[0022] The plurality of data servers 16(1)-16(n) may store and provide historical data associated with the parts and labor usage, model, make, year, specific configuration, trim level of a vehicle, optional equipment, data associated with original equipment manufacturer, by way of example only, to the valuation management computing apparatus 14 via one or more of the communication networks 30, for example, although other types and/or numbers of storage media in other configurations could be used. In this particular example, each of the plurality of data servers 16(1)-16(n) may comprise various combinations and types of storage hardware and/or software and represent a system with multiple network server devices in a data storage pool, which may include internal or external networks. Various network processing applications, such as CIFS applications, NFS applications, HTTP Web Network server device applications, and/or FTP applications, may be operating on the plurality of data servers 16(1)-16(n) and may transmit data in response to requests from the valuation management computing apparatus 14. Each the plurality of data servers 16(1)-16(n) may include a processor, a memory, and a communication interface, which are coupled together by a bus or other link, although each may have other types and/or numbers of other systems, devices, components, and/or other elements.

[0023] Although the exemplary network environment 10 with the valuation management computing apparatus 14, the agent computing devices 12(1)-12(n), the plurality of data servers 16(1)-16(n), and the communication networks 30 are described and illustrated herein, other types and numbers of systems, devices, components, and/or elements in other topologies can be used. It is to be understood that the systems of the examples described herein are for exemplary purposes, as many variations of the specific hardware and software used to implement the examples are possible, as will be appreciated by those skilled in the relevant art(s).

[0024] In addition, two or more computing systems or devices can be substituted for any one of the systems or devices in any example. Accordingly, principles and advantages of distributed processing, such as redundancy and replication also can be implemented, as desired, to increase the robustness and performance of the devices, apparatuses, and systems of the examples. The examples may also be implemented on computer system(s) that extend across any suitable network using any suitable interface mechanisms and traffic technologies, including by way of example only teletraffic in any suitable form (e.g., voice and modem), wireless traffic media, wireless traffic networks, cellular traffic networks, G3 traffic networks, Public Switched Telephone Network (PSTNs), Packet Data Networks (PDNs), the Internet, intranets, and combinations thereof.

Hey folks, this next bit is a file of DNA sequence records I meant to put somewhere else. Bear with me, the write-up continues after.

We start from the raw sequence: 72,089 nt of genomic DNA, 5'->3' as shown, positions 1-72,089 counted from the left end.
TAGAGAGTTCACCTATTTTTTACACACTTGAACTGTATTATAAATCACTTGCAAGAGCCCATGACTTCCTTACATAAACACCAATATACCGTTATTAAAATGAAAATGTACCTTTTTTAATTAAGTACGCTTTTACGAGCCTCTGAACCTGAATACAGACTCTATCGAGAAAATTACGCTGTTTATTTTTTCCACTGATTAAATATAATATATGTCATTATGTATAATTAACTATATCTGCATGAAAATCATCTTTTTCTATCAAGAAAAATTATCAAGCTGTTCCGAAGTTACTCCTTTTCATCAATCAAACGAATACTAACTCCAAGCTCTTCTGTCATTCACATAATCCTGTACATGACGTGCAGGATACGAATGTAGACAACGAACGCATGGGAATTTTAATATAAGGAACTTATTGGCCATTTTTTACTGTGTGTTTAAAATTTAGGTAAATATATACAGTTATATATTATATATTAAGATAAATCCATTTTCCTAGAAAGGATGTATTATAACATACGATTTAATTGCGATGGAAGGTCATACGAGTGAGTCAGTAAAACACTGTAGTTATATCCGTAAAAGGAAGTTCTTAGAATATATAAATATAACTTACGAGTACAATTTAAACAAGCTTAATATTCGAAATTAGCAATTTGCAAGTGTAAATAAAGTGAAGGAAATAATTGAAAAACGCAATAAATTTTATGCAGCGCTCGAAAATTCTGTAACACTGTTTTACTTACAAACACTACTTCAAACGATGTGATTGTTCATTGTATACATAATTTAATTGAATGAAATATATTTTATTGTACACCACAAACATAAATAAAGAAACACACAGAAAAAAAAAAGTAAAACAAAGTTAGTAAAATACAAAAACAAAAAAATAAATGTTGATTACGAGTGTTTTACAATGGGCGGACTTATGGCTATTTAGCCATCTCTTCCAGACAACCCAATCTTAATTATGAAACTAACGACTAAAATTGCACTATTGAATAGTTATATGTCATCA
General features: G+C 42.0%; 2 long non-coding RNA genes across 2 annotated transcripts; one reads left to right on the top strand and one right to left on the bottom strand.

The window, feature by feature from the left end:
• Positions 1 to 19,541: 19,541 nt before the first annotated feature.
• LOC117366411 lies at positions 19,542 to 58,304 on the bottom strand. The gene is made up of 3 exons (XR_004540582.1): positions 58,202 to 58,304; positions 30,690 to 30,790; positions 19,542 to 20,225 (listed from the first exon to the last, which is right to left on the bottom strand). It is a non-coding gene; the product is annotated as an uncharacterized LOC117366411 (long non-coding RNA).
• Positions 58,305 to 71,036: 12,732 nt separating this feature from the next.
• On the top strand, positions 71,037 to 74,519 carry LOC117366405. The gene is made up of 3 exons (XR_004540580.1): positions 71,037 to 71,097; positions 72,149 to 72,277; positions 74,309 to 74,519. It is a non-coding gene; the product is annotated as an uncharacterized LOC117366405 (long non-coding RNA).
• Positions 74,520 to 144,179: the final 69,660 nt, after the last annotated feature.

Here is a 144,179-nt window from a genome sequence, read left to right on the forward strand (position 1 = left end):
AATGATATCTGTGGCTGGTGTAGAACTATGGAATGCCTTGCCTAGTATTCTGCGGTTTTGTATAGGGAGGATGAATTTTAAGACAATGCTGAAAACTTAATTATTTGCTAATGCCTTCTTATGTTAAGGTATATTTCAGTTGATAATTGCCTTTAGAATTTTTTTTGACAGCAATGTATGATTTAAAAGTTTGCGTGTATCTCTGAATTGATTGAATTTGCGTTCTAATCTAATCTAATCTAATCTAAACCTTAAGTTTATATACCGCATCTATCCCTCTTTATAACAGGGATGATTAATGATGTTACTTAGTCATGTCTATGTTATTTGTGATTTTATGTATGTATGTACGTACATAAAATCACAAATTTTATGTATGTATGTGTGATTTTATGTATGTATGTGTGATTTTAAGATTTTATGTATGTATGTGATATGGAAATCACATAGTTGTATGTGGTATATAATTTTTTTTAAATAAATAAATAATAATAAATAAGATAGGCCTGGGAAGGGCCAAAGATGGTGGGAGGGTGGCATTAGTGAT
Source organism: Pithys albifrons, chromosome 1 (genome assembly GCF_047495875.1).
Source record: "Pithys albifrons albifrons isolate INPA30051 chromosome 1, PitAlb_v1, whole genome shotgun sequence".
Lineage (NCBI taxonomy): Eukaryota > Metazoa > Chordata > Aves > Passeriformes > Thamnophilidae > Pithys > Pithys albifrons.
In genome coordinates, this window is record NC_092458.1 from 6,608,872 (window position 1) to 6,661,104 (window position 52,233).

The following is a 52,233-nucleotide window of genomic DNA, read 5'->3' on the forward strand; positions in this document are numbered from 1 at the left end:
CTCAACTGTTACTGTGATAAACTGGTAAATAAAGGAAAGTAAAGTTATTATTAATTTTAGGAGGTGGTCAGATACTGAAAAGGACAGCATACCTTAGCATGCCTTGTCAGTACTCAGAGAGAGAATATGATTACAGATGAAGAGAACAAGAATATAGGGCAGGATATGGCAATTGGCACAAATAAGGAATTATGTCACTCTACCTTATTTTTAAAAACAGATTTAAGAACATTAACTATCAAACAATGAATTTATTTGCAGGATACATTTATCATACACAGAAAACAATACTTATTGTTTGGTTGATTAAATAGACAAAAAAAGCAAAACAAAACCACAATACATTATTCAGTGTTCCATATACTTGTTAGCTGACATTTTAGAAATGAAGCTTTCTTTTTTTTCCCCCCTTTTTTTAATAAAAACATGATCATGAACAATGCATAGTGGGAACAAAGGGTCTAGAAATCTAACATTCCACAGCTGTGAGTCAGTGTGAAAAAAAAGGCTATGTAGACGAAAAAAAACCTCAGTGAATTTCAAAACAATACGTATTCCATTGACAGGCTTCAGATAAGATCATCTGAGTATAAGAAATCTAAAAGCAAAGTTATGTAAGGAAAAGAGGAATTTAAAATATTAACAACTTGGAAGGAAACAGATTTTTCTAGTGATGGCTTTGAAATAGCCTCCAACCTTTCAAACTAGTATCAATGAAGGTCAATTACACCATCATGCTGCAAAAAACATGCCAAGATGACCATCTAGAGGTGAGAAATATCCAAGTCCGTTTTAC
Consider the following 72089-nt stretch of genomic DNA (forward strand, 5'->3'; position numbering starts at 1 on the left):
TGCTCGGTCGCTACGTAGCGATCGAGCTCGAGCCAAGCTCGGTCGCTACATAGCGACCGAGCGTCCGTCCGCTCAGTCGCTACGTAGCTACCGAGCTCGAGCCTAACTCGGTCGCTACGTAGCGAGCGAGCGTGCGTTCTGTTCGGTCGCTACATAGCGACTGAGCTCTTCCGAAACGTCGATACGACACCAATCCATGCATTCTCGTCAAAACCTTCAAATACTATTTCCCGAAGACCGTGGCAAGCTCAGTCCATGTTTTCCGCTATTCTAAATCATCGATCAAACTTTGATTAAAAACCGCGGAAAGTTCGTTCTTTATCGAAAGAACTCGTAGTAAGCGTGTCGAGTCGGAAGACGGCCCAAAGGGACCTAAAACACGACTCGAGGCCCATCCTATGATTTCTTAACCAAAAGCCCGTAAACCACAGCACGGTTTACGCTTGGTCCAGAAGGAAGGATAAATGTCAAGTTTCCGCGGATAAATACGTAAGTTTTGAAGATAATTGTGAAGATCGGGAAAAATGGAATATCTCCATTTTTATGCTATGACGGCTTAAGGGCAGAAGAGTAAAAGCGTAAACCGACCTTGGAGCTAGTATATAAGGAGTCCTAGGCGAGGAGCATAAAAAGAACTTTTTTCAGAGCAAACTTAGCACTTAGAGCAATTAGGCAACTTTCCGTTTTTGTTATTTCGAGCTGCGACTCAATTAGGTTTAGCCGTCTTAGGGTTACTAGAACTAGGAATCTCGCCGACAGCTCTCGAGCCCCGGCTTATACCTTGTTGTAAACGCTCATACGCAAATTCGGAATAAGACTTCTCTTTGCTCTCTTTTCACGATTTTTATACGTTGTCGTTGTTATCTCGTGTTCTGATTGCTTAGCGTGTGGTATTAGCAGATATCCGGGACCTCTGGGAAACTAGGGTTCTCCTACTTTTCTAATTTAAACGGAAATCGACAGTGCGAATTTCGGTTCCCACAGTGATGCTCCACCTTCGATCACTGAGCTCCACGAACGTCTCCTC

[0025] The examples also may be embodied as a non-transitory computer readable medium having instructions stored thereon for one or more aspects of the present technology as described and illustrated by way of the examples herein, as described herein, which when executed by the processor, cause the processor to carry out the steps necessary to implement the methods of this technology as described and illustrated with the examples herein.

[0026] An example of a method for predictive estimation of repair lines based on historical data will now be described with reference to FIGS. 1-7. In particular, referring to FIG. 3 the exemplary method begins at step 305 where the valuation management computing apparatus 14 may integrate with at least one insurance claim application executed by a requesting one of the agent computing device 12(1)-12(n) to initiate an automated valuation in response to an electronic request for an insurance claim for a claim vehicle, although the predictive estimation of repair lines based on historical data can be initiated in other manners. In this example, the received electronic request for the insurance claim includes a notice of loss of the vehicle that currently has damage comprising one or more defects from an accident (or an event) along with one or more images and videos of the damage, although the received request can include other types or amounts of data. Additionally in this example, the valuation management computing apparatus 14 can obtain the diagnostic vehicle data of the damaged vehicle by connecting via the communication network 30 to multiple sensors embedded in the damaged vehicle, although the valuation management computing apparatus 14 can use other techniques to obtain the diagnostic vehicle data.

[0027] In step 310, the valuation management computing apparatus 14 processes the received request along with the data to identify the specific defects from the damage to the vehicle. By way of example, the valuation management computing apparatus 14 scans the received images and videos of the damage to identify a location and a nature of each defect that is visible. The valuation management computing apparatus 14 also is able to analyze the diagnostic vehicle data to automatically identify any defects from the damage that are not visible in the images and the videos by correlating the visible defects to the possible defects that are not visible based on historical data.

[0028] Next in step 315, the valuation management computing apparatus 14 determines if each of the identified defects are new or existing defects. By way of example, the valuation management computing apparatus 14 may scan the received photos, videos and the diagnostic data including historical data to identify any new defects from the damage as opposed to already existing defects in the vehicle. Accordingly, when the valuation management computing apparatus 14 determines that at least one of the identified defects is new, then the No branch is taken to step 320.

[0029] In step 320, the valuation management computing apparatus 14 separates or removes any data relating to existing defects and then retains the data for any new defect from the new damage.